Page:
The Hardest Things in the World: Expectations and Accountability

Posted by Julie • May 26, 2022 • 4 min read

As leaders, one of the toughest things we face is setting clear expectations, gaining alignment from others, and creating structures for accountability.

And, if we have set expectations, we need to expect everyone to be accountable to them.

So let’s do this together, leaders! (No surprise I’m writing this to rally myself!)

What Is An Expectation?

Easy? Not really. Is an expectation a color-by-number picture? We know the outcome because we know the color that should go in each space? Or is an expectation set of guidelines? “In the end, your picture must include an elephant.”

One of my closest friends said, “You have to tell people *exactly* what you expect.” Yet, I’d prefer to provide guidelines, and give some flex inside the space.

In the end, an expectation can be either – a color-by-number list or a set of guidelines. As leaders, you have the right to have very defined expectations and those with give. Presumably, you have situations that require different approaches. And presumably, you have adults working for you that should be able to navigate either.

How do you know when it is time to set, or reset, an expectation?

You see a pattern that is creating friction. Why?

  1. People are ignoring the expectation in willful defiance .

  2. People do not know what is expected due to lack of clarity.

  3. People know the expectation, but neither peers nor management holds them accountable.

Why Do We Avoid Accountability?

It is the hardest thing to do because it means one adult will have to open an awkward conversation with another adult about something they did, or did not do, which we thought was understood.  This awkward conversation is a strong deterrent to accountability – so strong, in fact, that we often make excuses:

  • “It only happened once. It if happens again, I’ll talk to them about it.”
  • “”It’s not that big of a deal, it’s not the battle I want to fight today.”
  • “If I confront the behavior, the employee may react poorly and negativity hurts the team right now.”
  • “I didn’t talk to this other person and they did something similar, so now it looks like I’m being unfair to the new person.”
  • “I hate these conversations because I feel like a jerk and I want to have positive energy.”

But we have to. How do we create accountability?

Before losing your cool, which can be a thing…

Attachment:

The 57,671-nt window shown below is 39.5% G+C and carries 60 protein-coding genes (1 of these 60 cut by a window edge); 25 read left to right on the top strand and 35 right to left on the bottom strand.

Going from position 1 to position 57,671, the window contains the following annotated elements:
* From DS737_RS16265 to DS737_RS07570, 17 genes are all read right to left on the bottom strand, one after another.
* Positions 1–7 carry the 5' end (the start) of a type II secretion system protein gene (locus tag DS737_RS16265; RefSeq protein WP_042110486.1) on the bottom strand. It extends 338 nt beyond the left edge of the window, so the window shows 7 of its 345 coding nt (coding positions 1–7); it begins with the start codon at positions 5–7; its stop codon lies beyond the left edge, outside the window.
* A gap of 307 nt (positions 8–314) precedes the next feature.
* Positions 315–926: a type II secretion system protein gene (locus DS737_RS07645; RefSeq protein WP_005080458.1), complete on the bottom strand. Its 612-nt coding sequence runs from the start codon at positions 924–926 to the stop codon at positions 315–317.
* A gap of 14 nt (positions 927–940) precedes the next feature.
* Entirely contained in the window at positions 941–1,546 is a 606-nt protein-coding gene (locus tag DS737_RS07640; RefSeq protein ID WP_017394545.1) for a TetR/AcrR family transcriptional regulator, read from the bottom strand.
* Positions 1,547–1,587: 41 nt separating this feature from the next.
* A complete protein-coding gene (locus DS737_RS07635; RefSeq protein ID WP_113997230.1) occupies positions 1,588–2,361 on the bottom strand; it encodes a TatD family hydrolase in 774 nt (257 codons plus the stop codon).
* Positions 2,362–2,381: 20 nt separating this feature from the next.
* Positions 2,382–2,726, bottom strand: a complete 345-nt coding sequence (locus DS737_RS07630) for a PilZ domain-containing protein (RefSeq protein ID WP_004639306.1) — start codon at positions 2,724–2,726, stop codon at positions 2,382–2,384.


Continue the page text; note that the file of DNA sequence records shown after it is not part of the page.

Validate “The Issue”. Is it a one-off or a pattern?

If it’s a one-off, is it egregious enough to approach with a team or the whole org, or it is a rare individual circumstance?

Determine what expectations you have related to performance or behavior related to The Issue.

If The Issue has been validated, gather the right people and put forth a suggestion for betterment. Put the suggestion in writing for clarity.

Then, provide an opportunity for people to weigh in on the guidance.

Once you’ve gained alignment, share the expectation with everyone.

Now, the hard part. Accountability. Someone misses the mark. And The Issue lands on your desk as a leader to be the arbiter of truth – even though it probably should have been resolved before it ever floated up. Which means…your managers may have avoided accountability because a.) they are human and found themselves using one of the excuses above or b.) the employee thought they might be able to get an exception or the expectation wasn’t intended for them.

Use this as an opportunity to coach. I find it’s great to role play the difficult conversation with a trusted advisor. Refer back to the expectation that was originally shared, and craft words as to why The Issue was outside the expectation. Try to frame the expectation in the clear affirmative when possible.

EXAMPLE: “Together, our team and organization agreed to the expectation that all employees are expected to be strong contributors to their teams and this includes being present and ensuring coverage when out. When you are not here, our coverage model breaks down and it puts strain on others and leaves gaps. The team is depending on your contribution so I need for you to align with the work hours we have agreed upon.”

Good luck. I’d recommend using your performance management system to document both expectations and corresponding accountability conversations. 

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